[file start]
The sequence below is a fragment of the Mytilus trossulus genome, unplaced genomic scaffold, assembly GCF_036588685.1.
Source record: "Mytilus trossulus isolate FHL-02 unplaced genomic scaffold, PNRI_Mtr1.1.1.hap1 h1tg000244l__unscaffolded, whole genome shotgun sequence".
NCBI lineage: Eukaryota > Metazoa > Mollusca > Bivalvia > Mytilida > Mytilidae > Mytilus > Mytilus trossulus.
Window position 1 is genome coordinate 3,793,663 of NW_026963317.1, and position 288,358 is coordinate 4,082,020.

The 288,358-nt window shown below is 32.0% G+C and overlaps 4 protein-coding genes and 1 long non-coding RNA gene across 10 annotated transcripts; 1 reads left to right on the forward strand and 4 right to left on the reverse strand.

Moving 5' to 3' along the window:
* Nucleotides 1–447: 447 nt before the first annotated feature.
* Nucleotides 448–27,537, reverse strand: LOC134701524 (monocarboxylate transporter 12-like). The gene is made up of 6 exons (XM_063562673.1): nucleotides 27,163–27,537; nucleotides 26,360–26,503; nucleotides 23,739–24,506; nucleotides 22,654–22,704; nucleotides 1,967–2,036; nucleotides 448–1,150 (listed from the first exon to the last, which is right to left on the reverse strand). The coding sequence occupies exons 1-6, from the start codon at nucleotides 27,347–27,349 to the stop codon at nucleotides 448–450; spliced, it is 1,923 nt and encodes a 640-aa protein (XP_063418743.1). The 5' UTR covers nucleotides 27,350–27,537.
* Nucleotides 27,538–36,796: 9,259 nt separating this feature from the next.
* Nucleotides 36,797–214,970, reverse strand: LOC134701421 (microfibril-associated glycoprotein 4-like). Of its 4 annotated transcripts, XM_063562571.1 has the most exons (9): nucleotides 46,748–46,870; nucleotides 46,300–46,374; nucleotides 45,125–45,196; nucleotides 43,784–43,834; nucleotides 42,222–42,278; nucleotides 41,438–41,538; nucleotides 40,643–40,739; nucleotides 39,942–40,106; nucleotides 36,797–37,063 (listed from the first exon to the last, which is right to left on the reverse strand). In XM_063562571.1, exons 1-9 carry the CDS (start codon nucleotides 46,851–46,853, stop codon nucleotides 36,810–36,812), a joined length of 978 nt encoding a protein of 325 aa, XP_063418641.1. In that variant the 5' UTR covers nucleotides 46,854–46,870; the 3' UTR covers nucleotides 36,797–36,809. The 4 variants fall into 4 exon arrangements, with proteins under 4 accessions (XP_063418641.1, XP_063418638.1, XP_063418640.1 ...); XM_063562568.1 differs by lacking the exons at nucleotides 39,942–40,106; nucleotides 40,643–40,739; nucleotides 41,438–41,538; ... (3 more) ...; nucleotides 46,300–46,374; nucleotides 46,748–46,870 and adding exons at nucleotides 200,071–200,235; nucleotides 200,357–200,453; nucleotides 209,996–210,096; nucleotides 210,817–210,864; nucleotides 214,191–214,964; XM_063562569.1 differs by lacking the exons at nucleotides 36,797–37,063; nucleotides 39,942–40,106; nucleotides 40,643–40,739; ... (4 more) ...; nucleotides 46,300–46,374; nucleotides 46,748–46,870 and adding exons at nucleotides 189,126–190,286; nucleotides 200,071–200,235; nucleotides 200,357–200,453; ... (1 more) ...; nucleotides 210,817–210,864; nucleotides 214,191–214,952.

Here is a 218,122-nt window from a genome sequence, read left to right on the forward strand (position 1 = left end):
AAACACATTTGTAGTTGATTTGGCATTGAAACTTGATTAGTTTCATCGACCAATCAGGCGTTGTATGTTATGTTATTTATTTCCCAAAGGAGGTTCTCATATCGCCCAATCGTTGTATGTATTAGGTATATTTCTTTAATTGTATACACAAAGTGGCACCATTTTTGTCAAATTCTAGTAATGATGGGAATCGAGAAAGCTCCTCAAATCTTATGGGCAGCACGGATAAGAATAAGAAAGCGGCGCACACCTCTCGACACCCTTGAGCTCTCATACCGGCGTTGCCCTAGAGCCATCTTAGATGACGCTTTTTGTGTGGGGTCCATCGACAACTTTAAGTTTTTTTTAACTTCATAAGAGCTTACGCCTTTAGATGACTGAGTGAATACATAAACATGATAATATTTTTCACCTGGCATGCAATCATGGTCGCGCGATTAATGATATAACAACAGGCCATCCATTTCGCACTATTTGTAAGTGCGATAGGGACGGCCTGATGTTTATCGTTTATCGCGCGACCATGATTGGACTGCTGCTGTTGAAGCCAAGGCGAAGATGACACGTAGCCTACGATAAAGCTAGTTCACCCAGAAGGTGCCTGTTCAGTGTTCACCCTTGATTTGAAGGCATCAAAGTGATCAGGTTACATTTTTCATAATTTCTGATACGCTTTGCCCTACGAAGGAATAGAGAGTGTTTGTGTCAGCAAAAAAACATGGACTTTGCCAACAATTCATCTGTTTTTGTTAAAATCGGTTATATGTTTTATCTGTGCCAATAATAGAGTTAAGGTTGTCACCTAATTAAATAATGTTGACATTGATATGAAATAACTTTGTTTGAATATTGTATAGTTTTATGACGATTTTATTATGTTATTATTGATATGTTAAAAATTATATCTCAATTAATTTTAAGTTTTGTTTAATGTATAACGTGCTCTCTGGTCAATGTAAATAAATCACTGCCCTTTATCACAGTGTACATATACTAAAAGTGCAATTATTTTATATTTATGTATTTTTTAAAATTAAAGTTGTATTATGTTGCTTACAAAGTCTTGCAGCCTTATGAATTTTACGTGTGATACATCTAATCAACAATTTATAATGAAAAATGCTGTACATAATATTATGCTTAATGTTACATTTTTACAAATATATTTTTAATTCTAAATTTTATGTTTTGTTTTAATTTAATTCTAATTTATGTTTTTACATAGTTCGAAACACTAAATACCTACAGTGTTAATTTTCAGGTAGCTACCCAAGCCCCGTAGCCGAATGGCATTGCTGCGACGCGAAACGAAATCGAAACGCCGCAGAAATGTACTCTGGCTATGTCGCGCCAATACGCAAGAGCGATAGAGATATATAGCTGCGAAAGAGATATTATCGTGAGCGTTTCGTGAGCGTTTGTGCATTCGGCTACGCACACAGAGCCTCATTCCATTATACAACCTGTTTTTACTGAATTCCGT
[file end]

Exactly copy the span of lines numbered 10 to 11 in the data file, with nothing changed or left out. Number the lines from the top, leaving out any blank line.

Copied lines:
* Nucleotides 36,797–214,970, reverse strand: LOC134701421 (microfibril-associated glycoprotein 4-like). Of its 4 annotated transcripts, XM_063562571.1 has the most exons (9): nucleotides 46,748–46,870; nucleotides 46,300–46,374; nucleotides 45,125–45,196; nucleotides 43,784–43,834; nucleotides 42,222–42,278; nucleotides 41,438–41,538; nucleotides 40,643–40,739; nucleotides 39,942–40,106; nucleotides 36,797–37,063 (listed from the first exon to the last, which is right to left on the reverse strand). In XM_063562571.1, exons 1-9 carry the CDS (start codon nucleotides 46,851–46,853, stop codon nucleotides 36,810–36,812), a joined length of 978 nt encoding a protein of 325 aa, XP_063418641.1. In that variant the 5' UTR covers nucleotides 46,854–46,870; the 3' UTR covers nucleotides 36,797–36,809. The 4 variants fall into 4 exon arrangements, with proteins under 4 accessions (XP_063418641.1, XP_063418638.1, XP_063418640.1 ...); XM_063562568.1 differs by lacking the exons at nucleotides 39,942–40,106; nucleotides 40,643–40,739; nucleotides 41,438–41,538; ... (3 more) ...; nucleotides 46,300–46,374; nucleotides 46,748–46,870 and adding exons at nucleotides 200,071–200,235; nucleotides 200,357–200,453; nucleotides 209,996–210,096; nucleotides 210,817–210,864; nucleotides 214,191–214,964; XM_063562569.1 differs by lacking the exons at nucleotides 36,797–37,063; nucleotides 39,942–40,106; nucleotides 40,643–40,739; ... (4 more) ...; nucleotides 46,300–46,374; nucleotides 46,748–46,870 and adding exons at nucleotides 189,126–190,286; nucleotides 200,071–200,235; nucleotides 200,357–200,453; ... (1 more) ...; nucleotides 210,817–210,864; nucleotides 214,191–214,952.

Here is a 218,122-nt window from a genome sequence, read left to right on the forward strand (position 1 = left end):